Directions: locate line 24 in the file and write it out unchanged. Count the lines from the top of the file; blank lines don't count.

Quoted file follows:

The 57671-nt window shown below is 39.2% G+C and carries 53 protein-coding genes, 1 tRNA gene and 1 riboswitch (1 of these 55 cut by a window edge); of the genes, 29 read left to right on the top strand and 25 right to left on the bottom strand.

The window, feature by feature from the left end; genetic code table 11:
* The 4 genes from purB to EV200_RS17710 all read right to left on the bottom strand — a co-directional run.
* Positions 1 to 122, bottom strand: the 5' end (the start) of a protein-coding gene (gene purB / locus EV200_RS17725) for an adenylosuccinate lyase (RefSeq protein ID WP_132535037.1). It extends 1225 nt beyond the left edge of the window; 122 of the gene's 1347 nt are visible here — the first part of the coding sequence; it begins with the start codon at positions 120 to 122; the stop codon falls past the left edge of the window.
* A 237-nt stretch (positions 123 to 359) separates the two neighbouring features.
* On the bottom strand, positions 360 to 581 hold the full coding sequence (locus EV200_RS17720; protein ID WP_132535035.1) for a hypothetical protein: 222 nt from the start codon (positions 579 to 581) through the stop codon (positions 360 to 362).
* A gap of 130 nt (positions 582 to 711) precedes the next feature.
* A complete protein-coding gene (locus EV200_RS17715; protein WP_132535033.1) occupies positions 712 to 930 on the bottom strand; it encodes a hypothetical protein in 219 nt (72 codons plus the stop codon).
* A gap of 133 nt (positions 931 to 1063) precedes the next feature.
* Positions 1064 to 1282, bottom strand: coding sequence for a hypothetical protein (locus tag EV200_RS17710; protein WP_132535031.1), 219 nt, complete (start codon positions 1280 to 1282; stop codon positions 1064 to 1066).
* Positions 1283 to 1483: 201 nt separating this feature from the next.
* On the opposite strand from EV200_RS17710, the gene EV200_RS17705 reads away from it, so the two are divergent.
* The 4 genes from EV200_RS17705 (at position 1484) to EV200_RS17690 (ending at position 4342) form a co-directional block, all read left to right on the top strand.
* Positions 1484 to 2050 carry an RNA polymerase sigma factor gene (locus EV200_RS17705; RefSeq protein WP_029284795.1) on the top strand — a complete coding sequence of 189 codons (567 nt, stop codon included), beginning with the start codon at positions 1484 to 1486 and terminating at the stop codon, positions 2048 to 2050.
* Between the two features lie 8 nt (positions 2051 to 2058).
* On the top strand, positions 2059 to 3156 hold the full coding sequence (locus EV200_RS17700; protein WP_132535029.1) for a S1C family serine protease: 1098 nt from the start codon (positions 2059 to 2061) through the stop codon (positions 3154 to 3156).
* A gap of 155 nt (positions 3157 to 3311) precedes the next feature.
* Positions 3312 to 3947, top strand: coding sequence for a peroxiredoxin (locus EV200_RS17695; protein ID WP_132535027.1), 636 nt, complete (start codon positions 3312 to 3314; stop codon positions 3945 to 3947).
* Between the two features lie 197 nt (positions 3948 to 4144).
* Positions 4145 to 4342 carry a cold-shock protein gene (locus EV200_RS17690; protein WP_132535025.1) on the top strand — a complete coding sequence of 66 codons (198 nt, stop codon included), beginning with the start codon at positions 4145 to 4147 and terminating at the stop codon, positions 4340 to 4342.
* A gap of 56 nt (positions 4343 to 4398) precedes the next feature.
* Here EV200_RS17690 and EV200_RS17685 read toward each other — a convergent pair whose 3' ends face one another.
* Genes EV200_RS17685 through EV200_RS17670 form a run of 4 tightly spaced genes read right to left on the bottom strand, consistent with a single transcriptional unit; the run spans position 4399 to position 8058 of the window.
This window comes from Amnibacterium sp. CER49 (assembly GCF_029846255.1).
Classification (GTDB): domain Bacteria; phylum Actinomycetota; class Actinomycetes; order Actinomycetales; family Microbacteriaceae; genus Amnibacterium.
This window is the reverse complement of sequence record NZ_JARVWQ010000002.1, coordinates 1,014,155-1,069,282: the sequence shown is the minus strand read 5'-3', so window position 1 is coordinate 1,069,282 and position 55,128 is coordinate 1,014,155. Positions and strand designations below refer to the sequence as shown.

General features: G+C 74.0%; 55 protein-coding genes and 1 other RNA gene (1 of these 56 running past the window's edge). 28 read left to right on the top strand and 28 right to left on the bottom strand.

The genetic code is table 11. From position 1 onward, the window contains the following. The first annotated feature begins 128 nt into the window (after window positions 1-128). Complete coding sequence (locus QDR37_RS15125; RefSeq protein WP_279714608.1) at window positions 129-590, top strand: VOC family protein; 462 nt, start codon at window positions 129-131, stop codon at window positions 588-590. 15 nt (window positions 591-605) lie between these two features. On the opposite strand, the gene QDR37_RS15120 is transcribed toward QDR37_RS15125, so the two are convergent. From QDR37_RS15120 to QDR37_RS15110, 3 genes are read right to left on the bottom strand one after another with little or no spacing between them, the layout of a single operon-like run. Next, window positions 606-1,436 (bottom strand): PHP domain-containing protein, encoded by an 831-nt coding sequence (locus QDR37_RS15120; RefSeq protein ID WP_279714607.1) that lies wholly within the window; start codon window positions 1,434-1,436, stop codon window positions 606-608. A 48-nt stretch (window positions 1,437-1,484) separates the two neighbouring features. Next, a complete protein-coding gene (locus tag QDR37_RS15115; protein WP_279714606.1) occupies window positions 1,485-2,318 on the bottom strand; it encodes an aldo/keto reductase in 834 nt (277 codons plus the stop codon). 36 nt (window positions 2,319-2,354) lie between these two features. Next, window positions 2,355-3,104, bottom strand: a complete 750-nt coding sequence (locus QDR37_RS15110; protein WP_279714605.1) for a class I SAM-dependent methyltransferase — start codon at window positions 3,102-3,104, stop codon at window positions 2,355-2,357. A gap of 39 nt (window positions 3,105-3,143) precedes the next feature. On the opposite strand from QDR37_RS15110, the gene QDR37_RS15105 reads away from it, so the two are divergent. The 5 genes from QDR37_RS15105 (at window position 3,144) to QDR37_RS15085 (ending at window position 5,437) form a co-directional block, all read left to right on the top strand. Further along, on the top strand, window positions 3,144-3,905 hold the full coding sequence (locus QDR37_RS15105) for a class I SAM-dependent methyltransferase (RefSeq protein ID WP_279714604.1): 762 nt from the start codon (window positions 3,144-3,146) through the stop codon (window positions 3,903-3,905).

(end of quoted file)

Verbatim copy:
This window comes from Amnibacterium sp. CER49 (assembly GCF_029846255.1).